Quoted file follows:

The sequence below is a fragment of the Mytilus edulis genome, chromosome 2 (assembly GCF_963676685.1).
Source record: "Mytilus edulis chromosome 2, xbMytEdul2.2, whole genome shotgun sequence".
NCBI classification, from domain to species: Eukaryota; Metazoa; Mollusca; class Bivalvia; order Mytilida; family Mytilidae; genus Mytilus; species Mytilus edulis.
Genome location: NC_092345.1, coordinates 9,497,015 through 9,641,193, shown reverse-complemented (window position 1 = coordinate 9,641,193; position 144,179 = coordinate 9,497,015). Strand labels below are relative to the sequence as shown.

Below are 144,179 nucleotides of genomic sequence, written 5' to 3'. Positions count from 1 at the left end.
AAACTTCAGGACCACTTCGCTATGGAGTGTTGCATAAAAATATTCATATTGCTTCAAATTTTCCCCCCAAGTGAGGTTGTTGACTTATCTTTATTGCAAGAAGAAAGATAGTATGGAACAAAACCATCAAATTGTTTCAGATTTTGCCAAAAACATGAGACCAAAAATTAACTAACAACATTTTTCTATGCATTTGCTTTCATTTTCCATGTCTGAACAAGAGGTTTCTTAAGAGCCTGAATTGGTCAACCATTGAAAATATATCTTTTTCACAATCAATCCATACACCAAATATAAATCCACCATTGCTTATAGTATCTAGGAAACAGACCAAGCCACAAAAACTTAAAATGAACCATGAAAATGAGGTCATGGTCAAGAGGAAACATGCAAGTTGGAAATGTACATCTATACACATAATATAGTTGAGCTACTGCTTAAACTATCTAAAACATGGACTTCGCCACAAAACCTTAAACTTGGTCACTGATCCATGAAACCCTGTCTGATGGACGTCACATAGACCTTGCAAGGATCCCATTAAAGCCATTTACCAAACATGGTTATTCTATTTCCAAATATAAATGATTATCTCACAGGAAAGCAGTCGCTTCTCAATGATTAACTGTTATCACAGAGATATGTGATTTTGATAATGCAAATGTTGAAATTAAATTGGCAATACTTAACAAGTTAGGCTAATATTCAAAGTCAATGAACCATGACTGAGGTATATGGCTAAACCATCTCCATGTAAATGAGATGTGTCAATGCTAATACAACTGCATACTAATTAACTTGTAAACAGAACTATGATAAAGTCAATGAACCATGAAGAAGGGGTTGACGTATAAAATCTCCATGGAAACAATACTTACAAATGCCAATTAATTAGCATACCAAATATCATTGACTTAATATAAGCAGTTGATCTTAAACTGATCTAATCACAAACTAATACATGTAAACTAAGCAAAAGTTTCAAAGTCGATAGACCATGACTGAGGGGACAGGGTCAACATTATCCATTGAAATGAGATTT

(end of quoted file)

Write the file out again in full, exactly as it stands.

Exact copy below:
The sequence below is a fragment of the Mytilus edulis genome, chromosome 2 (assembly GCF_963676685.1).
Source record: "Mytilus edulis chromosome 2, xbMytEdul2.2, whole genome shotgun sequence".
NCBI classification, from domain to species: Eukaryota; Metazoa; Mollusca; class Bivalvia; order Mytilida; family Mytilidae; genus Mytilus; species Mytilus edulis.
Genome location: NC_092345.1, coordinates 9,497,015 through 9,641,193, shown reverse-complemented (window position 1 = coordinate 9,641,193; position 144,179 = coordinate 9,497,015). Strand labels below are relative to the sequence as shown.

Below are 144,179 nucleotides of genomic sequence, written 5' to 3'. Positions count from 1 at the left end.
AAACTTCAGGACCACTTCGCTATGGAGTGTTGCATAAAAATATTCATATTGCTTCAAATTTTCCCCCCAAGTGAGGTTGTTGACTTATCTTTATTGCAAGAAGAAAGATAGTATGGAACAAAACCATCAAATTGTTTCAGATTTTGCCAAAAACATGAGACCAAAAATTAACTAACAACATTTTTCTATGCATTTGCTTTCATTTTCCATGTCTGAACAAGAGGTTTCTTAAGAGCCTGAATTGGTCAACCATTGAAAATATATCTTTTTCACAATCAATCCATACACCAAATATAAATCCACCATTGCTTATAGTATCTAGGAAACAGACCAAGCCACAAAAACTTAAAATGAACCATGAAAATGAGGTCATGGTCAAGAGGAAACATGCAAGTTGGAAATGTACATCTATACACATAATATAGTTGAGCTACTGCTTAAACTATCTAAAACATGGACTTCGCCACAAAACCTTAAACTTGGTCACTGATCCATGAAACCCTGTCTGATGGACGTCACATAGACCTTGCAAGGATCCCATTAAAGCCATTTACCAAACATGGTTATTCTATTTCCAAATATAAATGATTATCTCACAGGAAAGCAGTCGCTTCTCAATGATTAACTGTTATCACAGAGATATGTGATTTTGATAATGCAAATGTTGAAATTAAATTGGCAATACTTAACAAGTTAGGCTAATATTCAAAGTCAATGAACCATGACTGAGGTATATGGCTAAACCATCTCCATGTAAATGAGATGTGTCAATGCTAATACAACTGCATACTAATTAACTTGTAAACAGAACTATGATAAAGTCAATGAACCATGAAGAAGGGGTTGACGTATAAAATCTCCATGGAAACAATACTTACAAATGCCAATTAATTAGCATACCAAATATCATTGACTTAATATAAGCAGTTGATCTTAAACTGATCTAATCACAAACTAATACATGTAAACTAAGCAAAAGTTTCAAAGTCGATAGACCATGACTGAGGGGACAGGGTCAACATTATCCATTGAAATGAGATTT